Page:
A sub-Saturn mass planet, MOA-2009-BLG-319Lb

Miyake, N.; Sumi, T.; Dong, Subo; Street, R.; Mancini, L.; Gould, A.; Bennett, D. P.; Tsapras, Y.; Yee, J. C.; Albrow, M. D.; Bond, I. A.; Fouqué, P.; Browne, P.; Han, C.; Snodgrass, C.; Finet, F.; Furusawa, K.; Harpsøe, K.; Allen, W.; Hundertmark, M.; Freeman, M.; Suzuki, D.; Abe, F.; Botzler, C. S.; Douchin, D.; Fukui, A.; Hayashi, F.; Hearnshaw, J. B.; Hosaka, S.; Itow, Y.; Kamiya, K.; Kilmartin, P. M.; Korpela, A.; Lin, W.; Ling, C. H.; Makita, S.; Masuda, K.; Matsubara, Y.; Muraki, Y.; Nagayama, T.; Nishimoto, K.; Ohnishi, K.; Perrott, Y. C.; Rattenbury, N.; Saito, To.; Skuljan, L.; Sullivan, D. J.; Sweatman, W. L.; Tristram, P. J.; Wada, K.; Yock, P. C. M.; Bolt, G.; Bos, M.; Christie, G. W.; DePoy, D. L.; Drummond, J.; Gal-Yam, A.; Gaudi, B. S.; Gorbikov, E.; Higgins, D.; Hwang, K.-H.; Janczak, J.; Kaspi, S.; Lee, C.-U.; Koo, J.-R.; Kozłowski, S.; Lee, Y.; Mallia, F.; Maury, A.; Maoz, D.; McCormick, J.; Monard, L. A. G.; Moorhouse, D.; Muñoz, J. A.; Natusch, T.; Ofek, E. O.; Pogge, R. W.; Polishook, D.; Santallo, R.; Shporer, A.; Spector, O.; Thornley, G.; Allan, A.; Bramich, D. M.; Horne, K.; Kains, N.; Steele, I.; Bozza, V.; Burgdorf, M. J.; Calchi Novati, S.; Dominik, M.; Dreizler, S.; Glitrup, M.; Hessman, F. V.; Hinse, T. C.; Jørgensen, U. G.; Liebig, C.; Maier, G.; Mathiasen, M.; Rahvar, S.; Ricci, D.; Scarpetta, G.; Skottfelt, J.; Southworth, J.; Surdej, J.; Wambsganss, J.; Zimmer, F.; Batista, V.; Beaulieu, J. P.; Brillant, S.; Cassan, A.; Cole, A.; Corrales, E.; Coutures, Ch.; Dieters, S.; Greenhill, J.; Kubas, D. and Menzies, J. (2011). A sub-Saturn mass planet, MOA-2009-BLG-319Lb. Astrophysical Journal, 728(2), article no. 120.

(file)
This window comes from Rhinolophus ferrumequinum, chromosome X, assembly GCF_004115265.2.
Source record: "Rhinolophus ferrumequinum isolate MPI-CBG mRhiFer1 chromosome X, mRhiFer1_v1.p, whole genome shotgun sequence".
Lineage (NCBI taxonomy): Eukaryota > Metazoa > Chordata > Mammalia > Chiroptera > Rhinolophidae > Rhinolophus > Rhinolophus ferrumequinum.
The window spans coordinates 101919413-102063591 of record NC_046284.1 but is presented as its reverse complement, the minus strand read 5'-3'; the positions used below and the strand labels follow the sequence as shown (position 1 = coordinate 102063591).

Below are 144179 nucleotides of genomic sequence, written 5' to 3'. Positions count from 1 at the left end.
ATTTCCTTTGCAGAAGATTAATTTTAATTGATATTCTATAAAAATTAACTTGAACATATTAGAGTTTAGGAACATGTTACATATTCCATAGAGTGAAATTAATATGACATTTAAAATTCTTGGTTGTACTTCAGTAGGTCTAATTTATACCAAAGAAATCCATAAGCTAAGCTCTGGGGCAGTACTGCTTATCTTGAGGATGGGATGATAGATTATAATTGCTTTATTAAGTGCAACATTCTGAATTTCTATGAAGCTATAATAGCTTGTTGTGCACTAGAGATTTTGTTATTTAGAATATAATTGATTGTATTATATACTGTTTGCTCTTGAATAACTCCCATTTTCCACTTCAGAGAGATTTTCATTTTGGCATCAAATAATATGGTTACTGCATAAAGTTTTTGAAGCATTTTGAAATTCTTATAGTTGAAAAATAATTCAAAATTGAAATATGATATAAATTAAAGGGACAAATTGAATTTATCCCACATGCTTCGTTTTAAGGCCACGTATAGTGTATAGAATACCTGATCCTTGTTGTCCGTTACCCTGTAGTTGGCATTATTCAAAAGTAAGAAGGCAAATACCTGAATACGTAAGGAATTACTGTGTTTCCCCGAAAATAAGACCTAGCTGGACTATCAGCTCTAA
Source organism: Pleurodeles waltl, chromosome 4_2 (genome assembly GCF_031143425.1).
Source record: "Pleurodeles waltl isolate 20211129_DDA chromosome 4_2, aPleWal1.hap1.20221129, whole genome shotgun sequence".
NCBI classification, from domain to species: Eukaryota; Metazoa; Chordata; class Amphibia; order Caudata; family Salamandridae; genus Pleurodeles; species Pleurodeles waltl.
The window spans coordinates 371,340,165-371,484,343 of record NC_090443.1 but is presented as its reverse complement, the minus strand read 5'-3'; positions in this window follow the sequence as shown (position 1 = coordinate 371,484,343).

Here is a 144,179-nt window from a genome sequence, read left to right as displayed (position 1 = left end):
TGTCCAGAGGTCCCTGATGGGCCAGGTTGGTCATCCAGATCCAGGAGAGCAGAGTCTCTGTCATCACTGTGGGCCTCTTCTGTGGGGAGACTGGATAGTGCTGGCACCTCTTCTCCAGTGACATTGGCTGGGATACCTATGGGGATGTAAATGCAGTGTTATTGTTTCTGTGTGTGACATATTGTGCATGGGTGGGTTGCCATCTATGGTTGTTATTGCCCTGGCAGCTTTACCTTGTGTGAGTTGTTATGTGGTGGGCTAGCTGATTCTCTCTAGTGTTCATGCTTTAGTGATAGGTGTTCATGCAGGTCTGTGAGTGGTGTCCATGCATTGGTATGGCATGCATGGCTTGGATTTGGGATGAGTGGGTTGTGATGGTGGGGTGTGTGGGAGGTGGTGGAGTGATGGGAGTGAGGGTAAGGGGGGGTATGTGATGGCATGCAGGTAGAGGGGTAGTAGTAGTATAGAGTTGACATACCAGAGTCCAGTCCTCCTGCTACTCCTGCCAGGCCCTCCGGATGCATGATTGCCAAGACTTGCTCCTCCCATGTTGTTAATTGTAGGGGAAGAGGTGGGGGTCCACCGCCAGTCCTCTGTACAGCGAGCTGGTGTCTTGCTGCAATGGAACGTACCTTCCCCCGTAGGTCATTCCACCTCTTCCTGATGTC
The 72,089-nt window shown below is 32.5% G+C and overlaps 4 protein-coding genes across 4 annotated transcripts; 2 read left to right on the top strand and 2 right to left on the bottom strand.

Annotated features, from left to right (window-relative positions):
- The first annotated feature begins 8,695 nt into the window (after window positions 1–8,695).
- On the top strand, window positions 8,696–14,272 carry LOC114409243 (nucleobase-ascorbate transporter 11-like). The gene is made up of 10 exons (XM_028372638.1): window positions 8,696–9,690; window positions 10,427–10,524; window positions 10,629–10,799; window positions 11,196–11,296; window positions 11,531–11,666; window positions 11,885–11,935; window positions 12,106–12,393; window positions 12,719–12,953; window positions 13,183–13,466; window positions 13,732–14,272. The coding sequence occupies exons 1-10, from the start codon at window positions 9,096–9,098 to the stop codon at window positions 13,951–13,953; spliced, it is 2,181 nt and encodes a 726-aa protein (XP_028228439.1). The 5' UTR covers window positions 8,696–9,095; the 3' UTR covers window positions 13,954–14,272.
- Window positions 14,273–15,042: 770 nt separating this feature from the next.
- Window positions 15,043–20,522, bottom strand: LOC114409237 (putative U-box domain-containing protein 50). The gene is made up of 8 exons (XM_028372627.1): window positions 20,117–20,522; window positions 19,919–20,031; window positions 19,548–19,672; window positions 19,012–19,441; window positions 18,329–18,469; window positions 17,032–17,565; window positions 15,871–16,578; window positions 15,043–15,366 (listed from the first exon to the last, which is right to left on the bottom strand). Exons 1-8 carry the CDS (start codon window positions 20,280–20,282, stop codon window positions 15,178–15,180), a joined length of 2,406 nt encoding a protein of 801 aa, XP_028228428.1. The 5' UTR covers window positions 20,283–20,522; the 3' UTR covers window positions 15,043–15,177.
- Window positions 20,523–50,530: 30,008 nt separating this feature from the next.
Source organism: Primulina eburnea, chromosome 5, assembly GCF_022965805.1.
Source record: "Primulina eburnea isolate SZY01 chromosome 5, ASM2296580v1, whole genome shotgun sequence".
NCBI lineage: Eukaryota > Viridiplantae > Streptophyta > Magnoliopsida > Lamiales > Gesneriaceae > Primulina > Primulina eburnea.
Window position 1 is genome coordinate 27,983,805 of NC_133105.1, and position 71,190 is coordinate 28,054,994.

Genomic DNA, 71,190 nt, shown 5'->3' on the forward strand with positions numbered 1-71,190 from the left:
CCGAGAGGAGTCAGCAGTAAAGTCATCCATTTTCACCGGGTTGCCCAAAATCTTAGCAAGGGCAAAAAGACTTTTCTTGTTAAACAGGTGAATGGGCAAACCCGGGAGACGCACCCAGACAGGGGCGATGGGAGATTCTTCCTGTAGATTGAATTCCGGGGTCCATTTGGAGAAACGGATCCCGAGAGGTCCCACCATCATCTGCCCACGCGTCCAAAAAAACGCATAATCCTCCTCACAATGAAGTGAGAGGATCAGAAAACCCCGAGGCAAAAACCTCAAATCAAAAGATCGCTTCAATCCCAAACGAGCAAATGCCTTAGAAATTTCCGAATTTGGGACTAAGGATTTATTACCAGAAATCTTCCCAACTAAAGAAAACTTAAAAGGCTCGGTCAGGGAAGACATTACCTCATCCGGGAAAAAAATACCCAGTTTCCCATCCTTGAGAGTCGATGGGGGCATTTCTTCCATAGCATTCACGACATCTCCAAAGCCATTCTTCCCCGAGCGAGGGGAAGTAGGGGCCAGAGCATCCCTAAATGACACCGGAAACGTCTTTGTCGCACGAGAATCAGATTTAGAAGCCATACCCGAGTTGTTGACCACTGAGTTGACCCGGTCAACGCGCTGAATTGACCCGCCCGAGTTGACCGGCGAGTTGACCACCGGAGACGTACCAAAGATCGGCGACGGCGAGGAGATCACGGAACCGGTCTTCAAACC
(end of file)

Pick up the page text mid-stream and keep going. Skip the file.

DOI: https://doi.org/10.1088/0004-637X/728/2/120

Abstract

We report the gravitational microlensing discovery of a sub-Saturn mass planet, MOA-2009-BLG-319Lb, orbiting a K- or M-dwarf star in the inner Galactic disk or Galactic bulge. The high-cadence observations of the MOA-II survey discovered this microlensing event and enabled its identification as a high-magnification event approximately 24 hr prior to peak magnification. As a result, the planetary signal at the peak of this light curve was observed by 20 different telescopes, which is the largest number of telescopes to contribute to a planetary discovery to date. The microlensing model for this event indicates a planet-star mass ratio of q = (3.95 ± 0.02) × 10–4 and a separation of d = 0.97537 ± 0.00007 in units of the Einstein radius. A Bayesian analysis based on the measured Einstein radius crossing time, tE, and angular Einstein radius, θE, along with a standard Galactic model indicates a host star mass of ML = 0.38+0.34–0.18 M and a planet mass of Mp = 50+44–24 M, which is half the mass of Saturn. This analysis also yields a planet-star three-dimensional separation of a = 2.4M+1.2–0.6 AU and a distance to the planetary system of DL = 6.1+1.1–1.2 kpc. This separation is ~2 times the distance of the snow line, a separation similar to most of the other planets discovered by microlensing.

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